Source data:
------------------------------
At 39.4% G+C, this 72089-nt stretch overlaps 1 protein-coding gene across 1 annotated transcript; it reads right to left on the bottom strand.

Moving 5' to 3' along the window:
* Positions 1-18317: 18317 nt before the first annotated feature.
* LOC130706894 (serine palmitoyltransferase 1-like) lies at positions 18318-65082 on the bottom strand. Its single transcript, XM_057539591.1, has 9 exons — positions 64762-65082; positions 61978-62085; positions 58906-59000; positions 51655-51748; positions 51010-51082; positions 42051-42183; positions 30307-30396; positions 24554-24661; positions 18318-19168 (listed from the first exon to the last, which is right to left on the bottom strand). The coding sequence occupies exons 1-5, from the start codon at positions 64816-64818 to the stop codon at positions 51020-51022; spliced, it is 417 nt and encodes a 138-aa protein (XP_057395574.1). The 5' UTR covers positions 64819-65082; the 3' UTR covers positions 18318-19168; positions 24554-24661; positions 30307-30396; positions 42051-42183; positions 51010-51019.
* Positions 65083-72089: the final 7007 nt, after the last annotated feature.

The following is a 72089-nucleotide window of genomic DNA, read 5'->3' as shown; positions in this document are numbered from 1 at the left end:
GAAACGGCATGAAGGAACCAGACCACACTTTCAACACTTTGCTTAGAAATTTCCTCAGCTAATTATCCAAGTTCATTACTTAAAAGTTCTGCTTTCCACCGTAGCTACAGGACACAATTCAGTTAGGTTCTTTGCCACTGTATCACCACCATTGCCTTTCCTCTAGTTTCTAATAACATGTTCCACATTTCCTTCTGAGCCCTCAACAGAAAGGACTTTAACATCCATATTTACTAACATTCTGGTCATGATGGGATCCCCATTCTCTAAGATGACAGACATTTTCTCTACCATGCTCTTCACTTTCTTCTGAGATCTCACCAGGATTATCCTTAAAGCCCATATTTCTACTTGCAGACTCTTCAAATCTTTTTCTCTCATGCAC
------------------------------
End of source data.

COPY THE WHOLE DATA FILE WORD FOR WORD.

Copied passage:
At 39.4% G+C, this 72089-nt stretch overlaps 1 protein-coding gene across 1 annotated transcript; it reads right to left on the bottom strand.

Moving 5' to 3' along the window:
* Positions 1-18317: 18317 nt before the first annotated feature.
* LOC130706894 (serine palmitoyltransferase 1-like) lies at positions 18318-65082 on the bottom strand. Its single transcript, XM_057539591.1, has 9 exons — positions 64762-65082; positions 61978-62085; positions 58906-59000; positions 51655-51748; positions 51010-51082; positions 42051-42183; positions 30307-30396; positions 24554-24661; positions 18318-19168 (listed from the first exon to the last, which is right to left on the bottom strand). The coding sequence occupies exons 1-5, from the start codon at positions 64816-64818 to the stop codon at positions 51020-51022; spliced, it is 417 nt and encodes a 138-aa protein (XP_057395574.1). The 5' UTR covers positions 64819-65082; the 3' UTR covers positions 18318-19168; positions 24554-24661; positions 30307-30396; positions 42051-42183; positions 51010-51019.
* Positions 65083-72089: the final 7007 nt, after the last annotated feature.

The following is a 72089-nucleotide window of genomic DNA, read 5'->3' as shown; positions in this document are numbered from 1 at the left end:
GAAACGGCATGAAGGAACCAGACCACACTTTCAACACTTTGCTTAGAAATTTCCTCAGCTAATTATCCAAGTTCATTACTTAAAAGTTCTGCTTTCCACCGTAGCTACAGGACACAATTCAGTTAGGTTCTTTGCCACTGTATCACCACCATTGCCTTTCCTCTAGTTTCTAATAACATGTTCCACATTTCCTTCTGAGCCCTCAACAGAAAGGACTTTAACATCCATATTTACTAACATTCTGGTCATGATGGGATCCCCATTCTCTAAGATGACAGACATTTTCTCTACCATGCTCTTCACTTTCTTCTGAGATCTCACCAGGATTATCCTTAAAGCCCATATTTCTACTTGCAGACTCTTCAAATCTTTTTCTCTCATGCAC